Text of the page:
Kum Gung Quan

Chong Su Nim "Iron" Kim demonstrates a Kum Gung Quan movement as the body bends like a bow to defend against or attack a low target. This movement depicts the whipping motion of bamboo in strong wind. It can help strengthen internal organs and joints, and improve coordination.
Chong Su Nim "Iron" Kim demonstrates a movement from Kum Gung Quan with complete concentration on the toe and hand positions. By increasing strength, flexibility, and joint circulation, this form can prevent arthritis and rheumatism while relieving stress and strengthening the immune system.
Aligning the fingertips of both hands with the eyes, this Kum Gung Quan movement portrays a scorpion and requires extreme concentration and mental strength to practice. This exact position uses balanced concentration to align the fingertips precisely. By practicing this movement, a person can attain mental acuity and show better judgement in his or her everyday life.
Practicing on rocks or climbing a mountain while defending against an attacker, this movement from Kum Gung Quan form protects the lungs, strengthens vision, and increases circulation.

Kum Gung Quan originated in China approximately 1200 years ago and took two generations to develop. The form requires 5 1/2 uninterrupted hours to complete. Contained within the Kum Gung Quan form are movements derived from animals, ocean waves, birds of prey, and the great strength many associate with mountains.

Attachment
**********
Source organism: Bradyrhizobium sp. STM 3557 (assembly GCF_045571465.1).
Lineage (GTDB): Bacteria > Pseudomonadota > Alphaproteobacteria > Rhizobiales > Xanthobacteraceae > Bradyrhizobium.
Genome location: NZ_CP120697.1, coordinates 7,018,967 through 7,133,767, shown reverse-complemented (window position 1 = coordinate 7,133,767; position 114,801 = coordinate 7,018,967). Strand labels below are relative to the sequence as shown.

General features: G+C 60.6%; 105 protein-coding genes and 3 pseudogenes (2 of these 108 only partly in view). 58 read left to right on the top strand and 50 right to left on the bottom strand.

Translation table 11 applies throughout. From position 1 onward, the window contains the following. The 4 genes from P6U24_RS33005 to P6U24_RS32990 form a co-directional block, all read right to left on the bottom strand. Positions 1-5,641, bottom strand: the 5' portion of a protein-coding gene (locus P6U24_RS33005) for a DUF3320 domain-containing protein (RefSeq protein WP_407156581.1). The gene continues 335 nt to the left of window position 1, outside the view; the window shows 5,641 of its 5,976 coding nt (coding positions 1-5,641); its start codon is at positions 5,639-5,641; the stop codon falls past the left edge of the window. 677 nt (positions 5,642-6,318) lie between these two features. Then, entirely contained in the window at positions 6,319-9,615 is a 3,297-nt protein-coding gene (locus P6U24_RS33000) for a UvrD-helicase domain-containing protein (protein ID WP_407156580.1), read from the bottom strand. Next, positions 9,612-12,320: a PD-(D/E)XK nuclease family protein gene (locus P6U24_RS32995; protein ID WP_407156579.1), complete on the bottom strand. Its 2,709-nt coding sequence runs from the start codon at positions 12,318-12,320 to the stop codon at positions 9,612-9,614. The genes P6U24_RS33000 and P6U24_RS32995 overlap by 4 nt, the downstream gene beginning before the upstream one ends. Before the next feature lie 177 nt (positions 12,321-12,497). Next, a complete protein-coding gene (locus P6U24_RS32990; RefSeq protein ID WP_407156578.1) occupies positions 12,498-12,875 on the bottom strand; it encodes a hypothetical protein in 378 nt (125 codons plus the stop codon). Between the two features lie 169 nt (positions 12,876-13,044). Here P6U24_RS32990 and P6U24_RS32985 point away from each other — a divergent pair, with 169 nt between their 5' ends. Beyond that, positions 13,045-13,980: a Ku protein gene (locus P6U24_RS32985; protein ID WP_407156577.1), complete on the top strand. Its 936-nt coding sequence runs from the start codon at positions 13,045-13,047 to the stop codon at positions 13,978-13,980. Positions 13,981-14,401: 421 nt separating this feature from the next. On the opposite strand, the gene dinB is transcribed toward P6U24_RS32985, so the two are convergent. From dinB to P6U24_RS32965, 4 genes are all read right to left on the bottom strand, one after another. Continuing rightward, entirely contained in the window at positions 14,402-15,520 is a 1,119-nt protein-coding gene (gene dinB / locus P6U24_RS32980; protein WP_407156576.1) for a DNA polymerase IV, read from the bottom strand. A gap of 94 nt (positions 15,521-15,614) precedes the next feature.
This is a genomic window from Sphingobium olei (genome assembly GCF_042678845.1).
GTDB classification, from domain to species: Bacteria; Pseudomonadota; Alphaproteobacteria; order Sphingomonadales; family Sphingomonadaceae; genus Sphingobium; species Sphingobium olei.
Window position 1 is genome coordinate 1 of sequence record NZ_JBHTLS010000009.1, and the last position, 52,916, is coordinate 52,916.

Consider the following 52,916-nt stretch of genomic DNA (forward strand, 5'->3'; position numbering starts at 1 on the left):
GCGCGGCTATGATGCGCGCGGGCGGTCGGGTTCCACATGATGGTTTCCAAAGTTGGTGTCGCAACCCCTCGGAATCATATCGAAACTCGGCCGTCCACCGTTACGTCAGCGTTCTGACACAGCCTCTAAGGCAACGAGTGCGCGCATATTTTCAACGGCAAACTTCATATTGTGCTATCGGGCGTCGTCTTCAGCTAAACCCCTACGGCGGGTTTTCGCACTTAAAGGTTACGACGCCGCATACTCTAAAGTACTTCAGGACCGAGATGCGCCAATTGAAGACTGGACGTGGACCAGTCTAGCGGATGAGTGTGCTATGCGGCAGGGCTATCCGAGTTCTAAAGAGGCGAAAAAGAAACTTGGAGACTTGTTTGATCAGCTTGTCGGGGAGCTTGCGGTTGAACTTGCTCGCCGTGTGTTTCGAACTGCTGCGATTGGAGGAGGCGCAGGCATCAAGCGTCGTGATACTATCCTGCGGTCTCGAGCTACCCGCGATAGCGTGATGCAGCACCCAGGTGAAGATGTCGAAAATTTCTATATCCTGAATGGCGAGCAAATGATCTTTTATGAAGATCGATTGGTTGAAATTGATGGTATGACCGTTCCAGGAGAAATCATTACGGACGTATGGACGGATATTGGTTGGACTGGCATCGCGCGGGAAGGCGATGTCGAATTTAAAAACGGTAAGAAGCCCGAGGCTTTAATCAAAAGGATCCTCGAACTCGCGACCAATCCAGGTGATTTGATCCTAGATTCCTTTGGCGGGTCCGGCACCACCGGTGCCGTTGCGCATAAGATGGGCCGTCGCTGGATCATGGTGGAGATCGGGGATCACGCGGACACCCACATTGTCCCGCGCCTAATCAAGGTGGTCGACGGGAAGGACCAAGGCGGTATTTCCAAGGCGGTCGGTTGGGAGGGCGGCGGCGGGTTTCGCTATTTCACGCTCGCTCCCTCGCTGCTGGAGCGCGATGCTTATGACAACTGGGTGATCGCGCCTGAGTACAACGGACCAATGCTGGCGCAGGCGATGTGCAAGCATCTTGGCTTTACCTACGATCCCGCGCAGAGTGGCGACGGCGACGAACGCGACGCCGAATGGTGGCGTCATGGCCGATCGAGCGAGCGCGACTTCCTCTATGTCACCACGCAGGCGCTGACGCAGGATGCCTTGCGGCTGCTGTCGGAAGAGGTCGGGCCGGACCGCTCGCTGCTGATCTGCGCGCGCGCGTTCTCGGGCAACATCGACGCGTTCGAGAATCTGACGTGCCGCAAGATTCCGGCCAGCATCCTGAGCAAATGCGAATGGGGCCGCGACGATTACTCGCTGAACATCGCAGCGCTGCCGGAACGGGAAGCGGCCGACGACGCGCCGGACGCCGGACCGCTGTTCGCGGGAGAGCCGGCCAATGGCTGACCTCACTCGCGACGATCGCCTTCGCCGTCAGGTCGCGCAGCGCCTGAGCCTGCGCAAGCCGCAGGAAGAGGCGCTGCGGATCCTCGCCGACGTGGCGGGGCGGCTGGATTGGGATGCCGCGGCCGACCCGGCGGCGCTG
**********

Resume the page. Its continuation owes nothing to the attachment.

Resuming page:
The most important aspect of Kum Gung Quan practice is the closeness and oneness that develops between the individual and nature. The form allows the body to absorb oxygen and the positive elements of nature, while expelling dangerous toxins and poisons. Kum Gung Quan practice is one path by which we as humans can harmonize with and benefit from nature itself. Benefits that can be realized from Kum Gung Quan practice include: improved coordination and speed, sharper reflexes, a more responsive immune system, a more youthful appearance, improved resistance to sickness and disease, increased mental fortitude, and relief from stress.

Chung Su Nim "Iron" Kim says that practicing hard for long hours is not the key to achieving maximum benefit from your practice, just as eating large quantities of food is not the key to good nutrition. What is most important is that you practice the right movements in the right sequence for the right amount of time, just as it is important for you to eat good food in the proper portions from all the food groups. The amount of food and practice is important, but what is most important is that your body function properly internally so that absorption of nutrients is maximized. But remember, while it is important and necessary to correct the problems of a damaged or unhealthy body, isn't it wiser to work to prevent these problems from occurring in the first place?

Today is important, but what is more important is how you choose to spend today and whether the time you spend is spent wisely. Accept this philosophy or not, it's up to you. That is your freedom of choice. Remember, time waits for no one; you can never recover yesterday.
A movement from Kum Gung Quan depicting the attack of a poisonous snake. The fingers are positioned like fangs ready to attack a vulnerable point on an opponent's body. Benefits from practicing this form include increased flexibility, coordination, speed, and a more responsive immune system.

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